Why do I have to use a "Style Manual"?
There is a reason why academic institutions require their students to use one style or another for writing papers and citing sources. The key purpose of a style guide is to make your life easier.
- It provides a consistency for writers. You don’t have to guess about formatting headings or abbreviations.
- It also provides answers to challenging grammatical questions.
- A properly formatted paper has visual impact and demonstrates professionalism. Style manuals are accepted by the academic community and meet the conventions of scholarly writing. If you want your writing to be taken seriously, it is “the norm.”
- And finally, it makes your paper easier to read because consistency reduces confusion.
Don't start from scratch, use a citation generator
There are three (3) easy ways to create citations for your list of sources.
- EasyBib. The Library has premium (full-verson) access to EasyBib. Create one citation or an entire Reference list, Works Cited, or Bibliography using EasyBib with templates for 59 different source types! EasyBib even formats the parentheical for in-text citation and footnotes. Read more about it on the EasyBib tab.
- WorldCat. Create a citation for your BOOKS using the Library Catalog. The Library's Catalog can generate a book citation for practically every book ever held by a library. You can search for the work by author, title, or ISBN. Once you have located the correct publication, click on Cite/Export (upper right toolbar). A screen will open with the book's citation in APA, MLA & Turabian (Humanities). You can also export the citation to EasyBib.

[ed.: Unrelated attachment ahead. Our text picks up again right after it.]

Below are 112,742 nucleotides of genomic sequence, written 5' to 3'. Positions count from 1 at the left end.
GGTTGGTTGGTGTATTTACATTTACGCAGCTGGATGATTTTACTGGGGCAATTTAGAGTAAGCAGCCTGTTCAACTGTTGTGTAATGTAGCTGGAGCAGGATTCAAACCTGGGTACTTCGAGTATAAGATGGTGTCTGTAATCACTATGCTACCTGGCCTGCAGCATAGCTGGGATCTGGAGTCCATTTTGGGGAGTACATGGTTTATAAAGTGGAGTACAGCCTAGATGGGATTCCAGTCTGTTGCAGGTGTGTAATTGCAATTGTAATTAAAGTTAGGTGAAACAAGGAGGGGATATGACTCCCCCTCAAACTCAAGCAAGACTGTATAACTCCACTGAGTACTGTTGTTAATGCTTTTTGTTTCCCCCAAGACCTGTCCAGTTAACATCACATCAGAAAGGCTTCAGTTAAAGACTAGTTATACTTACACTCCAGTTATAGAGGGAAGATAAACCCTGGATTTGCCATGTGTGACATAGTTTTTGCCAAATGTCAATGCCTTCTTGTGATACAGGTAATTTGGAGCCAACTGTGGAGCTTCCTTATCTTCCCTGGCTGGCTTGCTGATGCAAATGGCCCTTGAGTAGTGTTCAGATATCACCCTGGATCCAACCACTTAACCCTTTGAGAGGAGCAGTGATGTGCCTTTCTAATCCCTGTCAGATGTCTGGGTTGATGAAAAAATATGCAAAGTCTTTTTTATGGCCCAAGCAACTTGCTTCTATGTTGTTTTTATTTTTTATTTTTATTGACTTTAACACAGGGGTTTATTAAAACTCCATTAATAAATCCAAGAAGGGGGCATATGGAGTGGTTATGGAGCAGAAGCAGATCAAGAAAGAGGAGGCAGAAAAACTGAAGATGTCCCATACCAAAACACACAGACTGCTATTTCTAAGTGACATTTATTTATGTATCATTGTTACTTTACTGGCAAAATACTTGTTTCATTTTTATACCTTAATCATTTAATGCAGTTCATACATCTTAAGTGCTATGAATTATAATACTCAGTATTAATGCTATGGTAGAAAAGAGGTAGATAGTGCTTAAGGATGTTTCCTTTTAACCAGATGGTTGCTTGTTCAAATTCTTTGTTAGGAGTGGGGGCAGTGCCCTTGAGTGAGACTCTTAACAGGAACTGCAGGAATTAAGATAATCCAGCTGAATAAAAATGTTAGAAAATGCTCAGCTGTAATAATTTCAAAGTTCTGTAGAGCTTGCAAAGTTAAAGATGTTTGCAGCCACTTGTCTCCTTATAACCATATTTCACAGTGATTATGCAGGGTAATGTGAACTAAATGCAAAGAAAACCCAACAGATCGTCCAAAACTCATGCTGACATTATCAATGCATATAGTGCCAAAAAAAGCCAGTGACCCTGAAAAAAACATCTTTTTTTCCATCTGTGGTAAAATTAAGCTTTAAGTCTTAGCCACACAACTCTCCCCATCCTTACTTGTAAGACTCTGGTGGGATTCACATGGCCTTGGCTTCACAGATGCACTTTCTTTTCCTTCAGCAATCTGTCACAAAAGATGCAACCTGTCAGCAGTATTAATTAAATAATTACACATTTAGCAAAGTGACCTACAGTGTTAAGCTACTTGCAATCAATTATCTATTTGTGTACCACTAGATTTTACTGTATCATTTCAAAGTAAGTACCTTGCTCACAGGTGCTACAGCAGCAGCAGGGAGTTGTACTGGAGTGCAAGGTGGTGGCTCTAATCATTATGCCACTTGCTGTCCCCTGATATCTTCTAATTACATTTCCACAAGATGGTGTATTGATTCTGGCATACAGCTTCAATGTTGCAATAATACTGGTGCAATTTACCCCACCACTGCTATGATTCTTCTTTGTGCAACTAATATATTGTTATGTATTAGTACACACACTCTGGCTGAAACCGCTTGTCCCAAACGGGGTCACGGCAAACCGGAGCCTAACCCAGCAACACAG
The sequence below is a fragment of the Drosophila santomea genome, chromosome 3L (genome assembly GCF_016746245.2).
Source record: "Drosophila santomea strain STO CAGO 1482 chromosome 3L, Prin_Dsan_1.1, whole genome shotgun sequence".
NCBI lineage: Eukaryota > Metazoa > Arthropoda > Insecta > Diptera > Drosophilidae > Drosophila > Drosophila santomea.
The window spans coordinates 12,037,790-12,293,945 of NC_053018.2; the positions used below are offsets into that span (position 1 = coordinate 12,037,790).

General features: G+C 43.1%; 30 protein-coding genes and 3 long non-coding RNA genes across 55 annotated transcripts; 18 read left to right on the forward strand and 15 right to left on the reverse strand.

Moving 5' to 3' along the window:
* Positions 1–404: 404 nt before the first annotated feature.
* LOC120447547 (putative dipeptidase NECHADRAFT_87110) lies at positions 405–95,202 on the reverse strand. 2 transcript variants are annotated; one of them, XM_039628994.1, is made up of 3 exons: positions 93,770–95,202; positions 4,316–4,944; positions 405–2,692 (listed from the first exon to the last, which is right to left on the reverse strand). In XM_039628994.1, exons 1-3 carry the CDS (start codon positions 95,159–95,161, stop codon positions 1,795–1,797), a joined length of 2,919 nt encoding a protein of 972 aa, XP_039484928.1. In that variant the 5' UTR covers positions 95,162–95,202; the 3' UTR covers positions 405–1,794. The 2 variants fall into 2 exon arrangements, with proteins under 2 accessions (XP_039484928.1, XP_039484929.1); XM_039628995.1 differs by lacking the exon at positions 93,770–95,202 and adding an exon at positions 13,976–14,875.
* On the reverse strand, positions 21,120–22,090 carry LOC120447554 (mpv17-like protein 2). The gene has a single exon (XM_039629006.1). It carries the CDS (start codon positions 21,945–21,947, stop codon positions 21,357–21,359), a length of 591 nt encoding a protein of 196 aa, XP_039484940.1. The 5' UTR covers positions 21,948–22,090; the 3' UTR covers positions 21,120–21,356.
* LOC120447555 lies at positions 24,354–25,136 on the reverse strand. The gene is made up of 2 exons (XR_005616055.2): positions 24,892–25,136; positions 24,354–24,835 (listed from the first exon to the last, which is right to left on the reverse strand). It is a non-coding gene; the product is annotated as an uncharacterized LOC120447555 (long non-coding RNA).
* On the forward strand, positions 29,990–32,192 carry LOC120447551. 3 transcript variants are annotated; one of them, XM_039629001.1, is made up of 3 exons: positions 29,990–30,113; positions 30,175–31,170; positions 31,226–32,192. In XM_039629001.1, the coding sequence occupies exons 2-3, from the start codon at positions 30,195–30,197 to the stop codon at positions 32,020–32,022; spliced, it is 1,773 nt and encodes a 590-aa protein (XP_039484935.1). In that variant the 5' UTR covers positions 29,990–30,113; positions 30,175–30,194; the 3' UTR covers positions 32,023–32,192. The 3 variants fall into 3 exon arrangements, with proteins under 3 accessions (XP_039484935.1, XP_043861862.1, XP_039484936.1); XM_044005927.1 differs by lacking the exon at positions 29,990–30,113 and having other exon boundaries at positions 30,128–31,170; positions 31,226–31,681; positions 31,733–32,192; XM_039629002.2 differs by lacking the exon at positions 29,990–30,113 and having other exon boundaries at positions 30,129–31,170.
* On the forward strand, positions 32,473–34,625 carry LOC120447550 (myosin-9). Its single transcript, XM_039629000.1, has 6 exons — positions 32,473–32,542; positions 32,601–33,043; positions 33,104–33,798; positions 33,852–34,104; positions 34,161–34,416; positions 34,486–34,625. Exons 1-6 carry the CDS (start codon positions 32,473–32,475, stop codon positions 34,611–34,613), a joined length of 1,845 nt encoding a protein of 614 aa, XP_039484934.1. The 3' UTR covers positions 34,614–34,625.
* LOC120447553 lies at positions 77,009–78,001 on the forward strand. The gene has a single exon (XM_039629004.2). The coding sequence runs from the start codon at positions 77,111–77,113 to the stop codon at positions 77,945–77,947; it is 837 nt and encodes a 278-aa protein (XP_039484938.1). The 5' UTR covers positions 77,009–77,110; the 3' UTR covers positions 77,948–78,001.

- Research Databases. Create a citation using a research database for your ARTICLES: All the research databases have some type of citation generator.
|For more information, videos or instructions, click on the EasyBib or the Other Citation Generators tab.|
Comparing Citation Styles
This guide briefly compares the core elements APA, MLA & Turabian Citation Styles to help you see the differences while creating bibliographies, references, or works cited lists, especially if you take classes in several different disciplines.
How to avoid Plagiarism
plagiarize pla·gia·rize verb \'pla-j?-? riz also -je-?-\ : to steal and pass off (the ideas or words of another) as one's own : use (another's production) without crediting the source [Merriam-Webster]
Read about the relationship between plagiarism and SDC's and SCS's statements on academic integrity. Learn how plagiarism can be a problem with writing, use of source information and/or the accuracy of the citation. Go to the LIbGuide for Plagiarism & Academic Integrity.
This guide was originally created by the librarians at Bob Jones University. Used with permission. We have adapted it to fit our particular needs. Parts of the APA page have been adapted from the guide at Asbury University. Used with permission. Parts of the CSE page have been adapted from the gude at Penn State.